As the former director at Light Bureau, Paul Nulty has struck out on his own with the intention of getting lighting design higher on the agenda of projects and reducing the negative environmental impact of lighting. He talks to Jamie Mitchell about his accidental love affair with lighting
With talk of another financial crisis looming, it may not seem like the best time to start a business, but the small matter of a recession wasn’t going to stop lighting designer Paul Nulty from striking out on his own.
So why now? ‘Well, if you can make it in a recession then there’s every chance you’ll make a go of it when things improve,’ says Nulty, who left his job as director at Light Bureau in June to set up his own practice, Paul Nulty Lighting Design.
Six months on, things are looking good. A project for the Kurt Geiger shoe store in London’s Notting Hill has led to a nationwide roll-out, and he’s also working on a restaurant for Marco Pierre White and a store for the clothing brand Penguin.
Like many of his contemporaries, Nulty didn’t plan a career in lighting design. ‘I found lighting sort of by accident,’ he says. While studying theatre and performance design at Paul McCartney’s Liverpool Institute of Performing Arts he became fascinated with the propensity of light to change the look and feel of a space.
He wrote his thesis on the use of theatrical techniques in architectural lighting and had a six-month placement at a lighting design consultancy. ‘I never intended to get into it as a career but it was something that really fascinated me,’ he says. After graduating, he found work as a junior design assistant with the now defunct Lighting Design Partnership where, he says, ‘I fell in love with my job’.
He joined Light Bureau as a junior designer in 2000 when there were three staff, and during the next 11 years helped build the practice up to being one of the UK’s most successful lighting design consultancies.
In that time he’s seen huge changes in the lighting industry. ‘When I joined Light Bureau we had to fight to get involved on almost every project,’ he says. ‘Most projects were developer-led and unless you could persuade the client that there was value for them on the bottom line, it was difficult to convince them that it was worth getting a lighting designer involved rather than just using an engineer.’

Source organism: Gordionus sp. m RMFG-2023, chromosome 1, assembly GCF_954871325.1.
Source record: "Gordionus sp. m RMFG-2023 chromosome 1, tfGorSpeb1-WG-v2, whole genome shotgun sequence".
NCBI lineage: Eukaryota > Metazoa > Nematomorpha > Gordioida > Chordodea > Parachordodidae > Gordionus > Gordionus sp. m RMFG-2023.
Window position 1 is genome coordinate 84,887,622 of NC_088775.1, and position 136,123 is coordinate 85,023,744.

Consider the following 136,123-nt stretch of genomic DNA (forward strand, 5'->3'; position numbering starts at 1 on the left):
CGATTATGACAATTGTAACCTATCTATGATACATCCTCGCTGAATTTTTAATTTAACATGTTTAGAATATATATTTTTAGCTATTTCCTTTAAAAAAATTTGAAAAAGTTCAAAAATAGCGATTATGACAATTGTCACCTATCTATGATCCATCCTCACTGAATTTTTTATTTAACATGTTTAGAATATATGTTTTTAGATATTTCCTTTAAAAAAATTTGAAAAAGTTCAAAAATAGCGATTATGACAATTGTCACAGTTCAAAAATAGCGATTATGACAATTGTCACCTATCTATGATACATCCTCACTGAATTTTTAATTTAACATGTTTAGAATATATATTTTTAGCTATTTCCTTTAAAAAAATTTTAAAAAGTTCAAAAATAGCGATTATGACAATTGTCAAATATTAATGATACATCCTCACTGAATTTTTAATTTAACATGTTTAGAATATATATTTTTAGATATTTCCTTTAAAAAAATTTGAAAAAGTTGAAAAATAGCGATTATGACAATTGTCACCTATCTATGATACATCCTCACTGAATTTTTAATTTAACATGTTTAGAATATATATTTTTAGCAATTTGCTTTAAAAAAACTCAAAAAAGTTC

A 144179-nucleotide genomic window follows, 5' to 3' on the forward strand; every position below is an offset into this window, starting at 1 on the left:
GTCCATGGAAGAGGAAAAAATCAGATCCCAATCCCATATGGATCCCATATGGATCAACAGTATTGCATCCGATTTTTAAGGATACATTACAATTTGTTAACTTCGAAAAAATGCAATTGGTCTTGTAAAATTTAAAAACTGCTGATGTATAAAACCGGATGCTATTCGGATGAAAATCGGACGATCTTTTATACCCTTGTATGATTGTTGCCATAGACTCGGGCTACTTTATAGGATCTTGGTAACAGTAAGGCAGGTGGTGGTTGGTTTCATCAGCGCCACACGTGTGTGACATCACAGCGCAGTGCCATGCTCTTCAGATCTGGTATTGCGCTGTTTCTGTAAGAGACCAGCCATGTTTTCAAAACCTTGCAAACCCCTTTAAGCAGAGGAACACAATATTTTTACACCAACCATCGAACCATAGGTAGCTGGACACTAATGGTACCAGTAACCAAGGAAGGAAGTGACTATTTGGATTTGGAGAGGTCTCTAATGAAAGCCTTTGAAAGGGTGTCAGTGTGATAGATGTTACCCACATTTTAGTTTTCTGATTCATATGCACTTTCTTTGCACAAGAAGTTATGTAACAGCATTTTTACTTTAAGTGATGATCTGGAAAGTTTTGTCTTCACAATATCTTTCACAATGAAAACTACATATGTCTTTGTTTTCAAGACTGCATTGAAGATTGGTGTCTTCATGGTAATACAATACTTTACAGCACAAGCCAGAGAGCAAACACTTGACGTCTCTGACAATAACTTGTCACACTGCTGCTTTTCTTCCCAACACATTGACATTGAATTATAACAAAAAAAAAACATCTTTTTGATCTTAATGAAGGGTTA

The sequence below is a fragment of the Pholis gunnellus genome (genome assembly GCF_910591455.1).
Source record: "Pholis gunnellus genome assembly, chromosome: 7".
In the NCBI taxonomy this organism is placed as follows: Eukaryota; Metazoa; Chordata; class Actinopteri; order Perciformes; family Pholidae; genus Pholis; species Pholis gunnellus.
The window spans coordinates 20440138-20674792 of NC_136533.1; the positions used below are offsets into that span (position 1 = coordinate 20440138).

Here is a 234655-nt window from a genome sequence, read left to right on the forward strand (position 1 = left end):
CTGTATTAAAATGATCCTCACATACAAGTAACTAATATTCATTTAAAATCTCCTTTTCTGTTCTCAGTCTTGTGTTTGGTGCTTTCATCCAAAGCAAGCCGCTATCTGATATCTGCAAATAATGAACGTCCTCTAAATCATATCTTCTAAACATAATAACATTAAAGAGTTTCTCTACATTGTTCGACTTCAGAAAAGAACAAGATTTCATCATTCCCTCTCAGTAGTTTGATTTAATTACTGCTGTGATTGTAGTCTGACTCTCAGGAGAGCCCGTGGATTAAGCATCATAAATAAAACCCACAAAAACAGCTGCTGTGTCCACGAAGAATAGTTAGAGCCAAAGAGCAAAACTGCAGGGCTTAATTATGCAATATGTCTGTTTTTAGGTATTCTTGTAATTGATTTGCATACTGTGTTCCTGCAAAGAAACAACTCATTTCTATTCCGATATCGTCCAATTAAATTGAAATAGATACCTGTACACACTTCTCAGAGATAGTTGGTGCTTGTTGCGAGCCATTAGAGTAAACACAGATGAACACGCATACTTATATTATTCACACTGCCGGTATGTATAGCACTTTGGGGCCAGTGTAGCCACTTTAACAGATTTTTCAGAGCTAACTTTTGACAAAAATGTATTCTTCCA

But Nulty adds that lighting designers have become a much more highly valued member of the design team on almost all projects. Where lighting design used to be left to architects or interior designers, developments in technology mean it has become a far more specialist area of design. ‘People realise now that good lighting design can really add value to a space,’ he says.
While he’s committed to reducing the negative environmental impact of lighting, Nulty says he’s ‘still on the fence’ when it comes to LEDs: ‘As a light source it’s going to play a huge role in the future of lighting design, there’s no doubt about that, but I don’t think LEDs are the panacea many people seem to think. LEDs are fantastic if used correctly, but they aren’t the most energy efficient light source on the market, and they can be difficult to maintain.’ He also says that many of the claims made by manufacturers of LEDs are yet to be proven correct.
So what does he intend to do differently with his own practice? ‘I’d like to get involved with projects earlier in the design process,’ he says. ‘Part of my philosophy is about integrating lighting into the architecture of a building.’
It’s an approach he was already pioneering at Light Bureau and one which worked particularly well on one of his largest and most successful projects, the lighting scheme for the headquarters of accountancy firm KPMG at Canary Wharf, which won in the workplace lighting category at this year’s Lighting Design Awards.
‘KPMG was a fantastic client,’ he says. ‘When you work with a client that gets excited about a project that excitement permeates the design team and you end up working in perfect harmony. KPMG got what it deserved, which was an award winning building.’
Another key objective for Nulty’s own practice is to curtail the harmful effects of lighting design on the environment. Like many designers, he has been impressed by the Cradle to Cradle scheme developed by architect William McDonough and chemist Michael Braungart, which advocates a waste free approach to design, although he admits that this is a particularly difficult approach to apply to lighting design.
‘For me, it’s not just about looking at the watts per square metre; it’s also about looking at embodied energy, where luminaries are sourced from and what they are made of – how much plastic is in there, for example.’
He’s keen to see more research into the effects of light. ‘There’s so much we don’t know about the way light effects us, both physically and psychologically,’ he says.
In the meantime, he’s busy establishing Paul Nulty Lighting Design and hopes that one day it will become as successful as the other lighting design practices he admires, such as Speirs + Major and, of course, Light Bureau.
‘It’s one of the scariest and most exciting things I’ve ever done,’ he says. ‘I’m probably working harder than I’ve ever worked in my life, but it’s really exciting.’
This article was first published in fx Magazine.